Make sure you’re prepared for the payroll year end

Michael McAllister

Michael McAllister

Partner & Head of Payroll Services

With the payroll year end fast approaching, employers in the UK have a number of areas to consider ahead of April 2021 to ensure they are up to date and in line with current - and changing - legislation.

Having a detailed and structured year-end project plan that lists specific tasks and the task owners is very important, as it ensures all necessary activities are carried out and provides accountability.

The 2021/22 rates and thresholds for employers can be found here, and below we have covered some of the key areas you should be thinking about as we move into April 2021.

Key Dates

A few important dates to bear in mind are:

  • 22 April 2021 – this is the deadline for paying your month 12 PAYE liabilities to HM Revenue & Customs.
  • 31 May 2021 – this is the deadline for P60 distribution to all staff employed as at 05/04/21.

Salary – Sole Directors

The most tax efficient director’s salary for 2021/22 is £8,840 per annum. This level of pay is above the Lower Earnings Limited, so the taxpayer qualifies for the state pension, but below the National Insurance Primary and Secondary thresholds, so no employee or employer National Insurance contributions are due.

National Minimum Wage (NMW) and National Living Wage

From 1 April 2021 there will be an increase in the NMW. We have outlined the new 2021 hourly rates below.

Age Year

23 and over

21-22 years old

18-20 years old

Under 18


April 2021






Employers should also be aware of an important change coming into play which may entail additional compliance and costs – the National Living Wage will apply to employees aged 23 or over from 1 April 2021, not just those aged 25 or over.

Statutory Payments (Family Related)

Statutory family payments such as maternity, paternity, shared parental, adoption and parental bereavement pay will increase to £151.97 per week from 4 April 2021. This represents a minimal increase from the previous tax year’s weekly payment threshold of £151.20.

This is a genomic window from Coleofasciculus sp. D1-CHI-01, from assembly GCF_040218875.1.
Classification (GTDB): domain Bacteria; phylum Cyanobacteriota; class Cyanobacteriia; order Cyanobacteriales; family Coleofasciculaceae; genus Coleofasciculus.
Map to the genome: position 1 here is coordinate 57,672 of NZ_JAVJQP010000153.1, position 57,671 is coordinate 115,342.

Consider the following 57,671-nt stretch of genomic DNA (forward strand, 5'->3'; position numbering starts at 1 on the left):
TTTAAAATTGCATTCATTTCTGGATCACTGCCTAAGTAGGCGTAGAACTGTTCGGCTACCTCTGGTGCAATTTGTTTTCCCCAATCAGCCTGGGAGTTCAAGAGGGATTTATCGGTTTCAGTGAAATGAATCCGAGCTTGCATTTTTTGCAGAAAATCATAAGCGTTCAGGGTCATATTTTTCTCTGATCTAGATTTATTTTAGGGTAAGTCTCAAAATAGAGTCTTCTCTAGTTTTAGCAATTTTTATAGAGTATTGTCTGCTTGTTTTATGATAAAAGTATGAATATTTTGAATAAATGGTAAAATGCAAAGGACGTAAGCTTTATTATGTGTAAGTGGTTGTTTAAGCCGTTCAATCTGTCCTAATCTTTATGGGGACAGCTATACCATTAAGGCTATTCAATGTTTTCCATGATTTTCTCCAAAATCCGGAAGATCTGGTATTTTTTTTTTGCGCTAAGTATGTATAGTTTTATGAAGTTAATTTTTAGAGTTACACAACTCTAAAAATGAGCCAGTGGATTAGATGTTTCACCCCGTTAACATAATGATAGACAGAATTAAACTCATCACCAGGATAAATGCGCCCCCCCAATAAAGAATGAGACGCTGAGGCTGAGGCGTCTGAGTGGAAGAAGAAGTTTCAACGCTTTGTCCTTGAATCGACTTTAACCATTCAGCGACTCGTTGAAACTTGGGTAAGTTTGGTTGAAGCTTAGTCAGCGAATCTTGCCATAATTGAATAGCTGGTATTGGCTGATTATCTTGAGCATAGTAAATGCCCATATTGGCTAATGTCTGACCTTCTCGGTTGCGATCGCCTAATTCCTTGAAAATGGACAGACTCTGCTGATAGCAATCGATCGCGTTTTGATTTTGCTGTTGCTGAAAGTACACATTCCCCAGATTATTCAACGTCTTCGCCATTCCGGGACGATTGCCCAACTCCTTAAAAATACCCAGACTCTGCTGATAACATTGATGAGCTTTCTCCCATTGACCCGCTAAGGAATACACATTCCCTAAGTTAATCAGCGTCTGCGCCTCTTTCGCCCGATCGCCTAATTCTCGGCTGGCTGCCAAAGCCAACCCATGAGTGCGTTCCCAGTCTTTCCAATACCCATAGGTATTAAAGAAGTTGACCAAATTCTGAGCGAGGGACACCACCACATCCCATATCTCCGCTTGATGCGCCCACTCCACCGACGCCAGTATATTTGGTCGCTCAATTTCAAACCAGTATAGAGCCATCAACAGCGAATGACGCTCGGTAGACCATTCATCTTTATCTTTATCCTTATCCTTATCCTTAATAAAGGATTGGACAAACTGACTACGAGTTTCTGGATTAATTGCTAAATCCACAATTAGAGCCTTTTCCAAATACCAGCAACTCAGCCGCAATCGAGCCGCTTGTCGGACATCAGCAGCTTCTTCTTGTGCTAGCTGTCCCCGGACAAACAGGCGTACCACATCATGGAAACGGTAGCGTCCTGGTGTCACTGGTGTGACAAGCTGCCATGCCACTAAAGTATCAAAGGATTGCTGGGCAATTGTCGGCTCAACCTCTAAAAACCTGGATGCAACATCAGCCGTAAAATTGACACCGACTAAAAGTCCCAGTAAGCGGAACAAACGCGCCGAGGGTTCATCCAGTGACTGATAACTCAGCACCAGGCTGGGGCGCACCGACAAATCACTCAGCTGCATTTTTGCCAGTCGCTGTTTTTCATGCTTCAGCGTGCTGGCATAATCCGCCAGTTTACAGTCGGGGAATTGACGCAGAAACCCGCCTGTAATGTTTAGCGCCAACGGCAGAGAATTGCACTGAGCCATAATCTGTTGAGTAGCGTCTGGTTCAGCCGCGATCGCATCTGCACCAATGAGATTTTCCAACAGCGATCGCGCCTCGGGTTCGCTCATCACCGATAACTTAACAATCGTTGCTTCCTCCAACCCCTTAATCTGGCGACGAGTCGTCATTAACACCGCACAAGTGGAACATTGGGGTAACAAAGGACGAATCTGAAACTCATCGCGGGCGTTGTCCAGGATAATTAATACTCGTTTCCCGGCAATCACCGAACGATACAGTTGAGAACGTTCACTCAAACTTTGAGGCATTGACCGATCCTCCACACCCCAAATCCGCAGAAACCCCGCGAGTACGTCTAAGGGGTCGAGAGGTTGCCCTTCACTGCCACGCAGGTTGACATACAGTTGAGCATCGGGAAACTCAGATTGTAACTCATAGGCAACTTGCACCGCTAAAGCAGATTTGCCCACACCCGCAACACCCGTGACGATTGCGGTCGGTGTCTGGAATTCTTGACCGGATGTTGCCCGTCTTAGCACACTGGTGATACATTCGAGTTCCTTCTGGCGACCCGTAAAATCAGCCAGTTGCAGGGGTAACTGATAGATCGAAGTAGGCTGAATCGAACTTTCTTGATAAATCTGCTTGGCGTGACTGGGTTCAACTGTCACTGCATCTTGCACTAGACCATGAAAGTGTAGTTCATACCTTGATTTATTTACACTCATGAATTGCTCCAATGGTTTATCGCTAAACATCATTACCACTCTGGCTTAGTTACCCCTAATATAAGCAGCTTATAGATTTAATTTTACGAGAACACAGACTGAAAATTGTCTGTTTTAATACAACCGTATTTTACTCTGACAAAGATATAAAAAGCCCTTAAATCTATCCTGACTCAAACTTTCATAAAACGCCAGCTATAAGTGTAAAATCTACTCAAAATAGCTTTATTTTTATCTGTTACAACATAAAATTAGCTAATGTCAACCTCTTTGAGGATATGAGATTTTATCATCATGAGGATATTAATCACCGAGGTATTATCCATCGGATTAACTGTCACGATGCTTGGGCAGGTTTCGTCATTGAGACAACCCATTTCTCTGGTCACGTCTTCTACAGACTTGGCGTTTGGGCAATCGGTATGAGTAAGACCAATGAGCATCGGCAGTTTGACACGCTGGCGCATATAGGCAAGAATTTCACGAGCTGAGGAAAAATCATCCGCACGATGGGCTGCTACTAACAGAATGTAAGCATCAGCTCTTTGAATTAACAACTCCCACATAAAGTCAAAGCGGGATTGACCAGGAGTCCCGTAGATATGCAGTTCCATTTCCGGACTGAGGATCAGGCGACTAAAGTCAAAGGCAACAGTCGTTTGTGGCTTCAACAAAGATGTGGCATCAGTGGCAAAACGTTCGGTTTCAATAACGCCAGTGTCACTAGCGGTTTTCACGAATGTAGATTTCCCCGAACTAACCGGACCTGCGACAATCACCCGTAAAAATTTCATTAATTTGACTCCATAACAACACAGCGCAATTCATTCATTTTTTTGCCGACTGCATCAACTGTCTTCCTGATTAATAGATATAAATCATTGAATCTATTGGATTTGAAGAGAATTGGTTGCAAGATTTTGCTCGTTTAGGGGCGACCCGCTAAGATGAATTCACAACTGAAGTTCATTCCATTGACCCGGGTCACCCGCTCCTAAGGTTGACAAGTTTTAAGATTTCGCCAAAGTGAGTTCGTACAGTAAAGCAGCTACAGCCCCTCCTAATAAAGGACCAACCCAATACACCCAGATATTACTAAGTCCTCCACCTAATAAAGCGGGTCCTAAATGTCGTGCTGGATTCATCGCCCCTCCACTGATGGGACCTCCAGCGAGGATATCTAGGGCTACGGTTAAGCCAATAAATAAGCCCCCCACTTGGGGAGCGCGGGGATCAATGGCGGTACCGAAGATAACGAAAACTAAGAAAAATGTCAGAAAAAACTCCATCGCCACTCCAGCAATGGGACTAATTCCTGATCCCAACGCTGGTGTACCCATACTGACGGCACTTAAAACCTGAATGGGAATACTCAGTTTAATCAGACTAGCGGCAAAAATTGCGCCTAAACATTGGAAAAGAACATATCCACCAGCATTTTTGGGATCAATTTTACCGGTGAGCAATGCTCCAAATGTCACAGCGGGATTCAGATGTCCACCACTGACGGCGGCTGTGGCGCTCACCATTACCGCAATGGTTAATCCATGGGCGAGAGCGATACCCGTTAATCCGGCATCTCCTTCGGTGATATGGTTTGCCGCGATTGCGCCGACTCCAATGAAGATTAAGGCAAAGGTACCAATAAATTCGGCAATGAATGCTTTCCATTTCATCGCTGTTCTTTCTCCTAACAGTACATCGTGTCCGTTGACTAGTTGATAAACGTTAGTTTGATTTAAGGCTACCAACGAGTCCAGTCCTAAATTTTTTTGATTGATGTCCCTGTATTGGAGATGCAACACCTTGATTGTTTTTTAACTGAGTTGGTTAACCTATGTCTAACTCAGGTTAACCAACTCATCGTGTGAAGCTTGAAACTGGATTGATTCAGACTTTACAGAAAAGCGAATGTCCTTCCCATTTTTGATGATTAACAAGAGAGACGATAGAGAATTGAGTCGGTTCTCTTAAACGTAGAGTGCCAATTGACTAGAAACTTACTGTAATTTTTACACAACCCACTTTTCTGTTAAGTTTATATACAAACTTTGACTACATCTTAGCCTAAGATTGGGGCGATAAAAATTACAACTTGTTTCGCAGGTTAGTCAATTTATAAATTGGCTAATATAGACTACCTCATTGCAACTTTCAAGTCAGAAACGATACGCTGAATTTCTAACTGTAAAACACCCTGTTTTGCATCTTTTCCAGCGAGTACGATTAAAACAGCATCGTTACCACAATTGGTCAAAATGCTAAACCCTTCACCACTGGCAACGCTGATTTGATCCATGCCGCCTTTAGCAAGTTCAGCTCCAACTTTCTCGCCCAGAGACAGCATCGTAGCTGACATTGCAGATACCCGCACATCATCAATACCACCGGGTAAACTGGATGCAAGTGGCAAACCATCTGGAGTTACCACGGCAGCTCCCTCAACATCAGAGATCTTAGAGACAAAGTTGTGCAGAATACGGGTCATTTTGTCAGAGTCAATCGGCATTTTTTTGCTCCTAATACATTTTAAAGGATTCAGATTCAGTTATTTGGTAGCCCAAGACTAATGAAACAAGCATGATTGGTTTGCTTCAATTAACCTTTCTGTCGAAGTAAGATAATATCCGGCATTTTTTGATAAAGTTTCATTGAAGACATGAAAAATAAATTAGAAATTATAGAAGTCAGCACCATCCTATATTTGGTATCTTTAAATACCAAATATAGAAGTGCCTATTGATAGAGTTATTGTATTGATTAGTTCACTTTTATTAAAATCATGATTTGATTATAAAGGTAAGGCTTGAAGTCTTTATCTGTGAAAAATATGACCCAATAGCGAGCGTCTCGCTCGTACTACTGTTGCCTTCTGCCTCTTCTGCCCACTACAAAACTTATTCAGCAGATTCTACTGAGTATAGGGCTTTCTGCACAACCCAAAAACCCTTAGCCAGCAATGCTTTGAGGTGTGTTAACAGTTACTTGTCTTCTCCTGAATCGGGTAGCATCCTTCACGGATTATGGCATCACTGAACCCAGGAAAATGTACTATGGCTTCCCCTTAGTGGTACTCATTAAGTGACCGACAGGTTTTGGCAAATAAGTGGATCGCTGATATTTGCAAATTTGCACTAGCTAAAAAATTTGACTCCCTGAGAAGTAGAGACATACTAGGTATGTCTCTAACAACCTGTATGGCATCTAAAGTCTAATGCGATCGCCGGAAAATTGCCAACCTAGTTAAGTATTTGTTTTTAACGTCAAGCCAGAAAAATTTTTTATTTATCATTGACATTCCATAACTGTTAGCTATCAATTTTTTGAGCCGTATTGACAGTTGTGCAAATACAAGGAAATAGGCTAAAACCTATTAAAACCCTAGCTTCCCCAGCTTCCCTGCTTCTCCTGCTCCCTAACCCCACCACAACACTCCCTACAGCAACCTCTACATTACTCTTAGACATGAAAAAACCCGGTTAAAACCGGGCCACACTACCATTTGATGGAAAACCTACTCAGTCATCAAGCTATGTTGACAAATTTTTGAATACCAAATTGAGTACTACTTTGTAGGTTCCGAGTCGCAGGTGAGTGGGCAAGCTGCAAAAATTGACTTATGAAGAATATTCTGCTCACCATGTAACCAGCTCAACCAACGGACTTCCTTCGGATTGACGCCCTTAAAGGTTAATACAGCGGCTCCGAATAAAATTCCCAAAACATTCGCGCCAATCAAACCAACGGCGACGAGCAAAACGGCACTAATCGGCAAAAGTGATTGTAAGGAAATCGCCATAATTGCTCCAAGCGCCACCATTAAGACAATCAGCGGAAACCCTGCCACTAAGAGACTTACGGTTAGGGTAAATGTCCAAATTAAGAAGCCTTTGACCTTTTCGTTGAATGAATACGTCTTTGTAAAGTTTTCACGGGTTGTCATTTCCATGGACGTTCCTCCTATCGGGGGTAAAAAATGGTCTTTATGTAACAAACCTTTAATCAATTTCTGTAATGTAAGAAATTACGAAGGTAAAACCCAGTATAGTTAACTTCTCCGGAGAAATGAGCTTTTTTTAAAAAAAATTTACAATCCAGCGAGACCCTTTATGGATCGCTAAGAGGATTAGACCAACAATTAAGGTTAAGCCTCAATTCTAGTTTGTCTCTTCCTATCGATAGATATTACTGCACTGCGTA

Employers will continue to recover statutory costs at either 92% or 103%. This is assessed based on annual NI charge, currently set at £45,000 per annum.

Statutory Sick Pay

The rate of statutory sick pay will increase to £96.35 per week from 4 April 2021, rising from £95.85.

Automatic Enrolment

An employee is automatically enrolled into a workplace pension scheme if their earnings are above the “trigger”, or threshold. The earnings trigger for the 2021/22 tax year remains at £10,000. The Lower Earnings Limit will also remain unchanged, at £6,240, while the Upper Earnings Limit will rise to £50,270.

Student Loans

The Department of Education has announced the new student loan thresholds that will apply from 6 April 2021. A new Student Loan type, Plan 4, will come into effect from 6 April 2021 for students who have taken out a loan in Scotland.

  • Plan 1 will increase from the current threshold of £19,390 to £19,895. 
  • Plan 2 will increase from the current threshold of £26,575 to £27,295. 
  • Plan 4 will be set at £25,000 for year one, 2021/22.
  • Postgraduate loans will not change and remain at the current threshold of £21,000. 

For plans 1, 2 and 4, deductions over the earnings threshold will be calculated at 9%. For postgraduate loans, deductions over the threshold will be calculated at 6%.

Real Time Information

The Earlier Year Update (EYU) is being withdrawn from April 2021 and all prior period adjustments must be filed via the FPS (Full Payment Submission).

Employment Allowance

If you are a payroll client of Johnston Carmichael, your payroll adviser will be in touch with you regarding this. For the avoidance of doubt, the £4,000 allowance continues to be available to employers who meet the qualifying criteria. Details can be found here.

Income Tax & National Insurance Thresholds

The Chancellor’s Budget on 3 March 2021 confirmed his election manifesto’s commitment not to increase income tax and national insurance rates. We’ve covered the details right here.


Changes to the current IR35 rules are coming into effect from 6 April 2021. The impact of the new rules means that many businesses could be liable for additional tax, so it is vital that businesses fully understand how these changes will affect them and that those with new statutory responsibilities have taken the appropriate steps to be compliant when the law comes into force. Essentially, IR35 is anti-tax-avoidance legislation to ensure that contractors working like an employee are taxed like any other employee, regardless of the existence of any intermediary in the arrangements with the “end-client”. Read our top tips on contractor assessments here, and if you have any queries on the new legislation, get in touch with our Employer Services team. 

Get in touch

There are several areas for employers to make sure they are aware of and compliant in as we approach the new tax year. As always, if you have any queries, please don’t hesitate to get in touch with me, your payroll adviser or your usual Johnston Carmichael contact.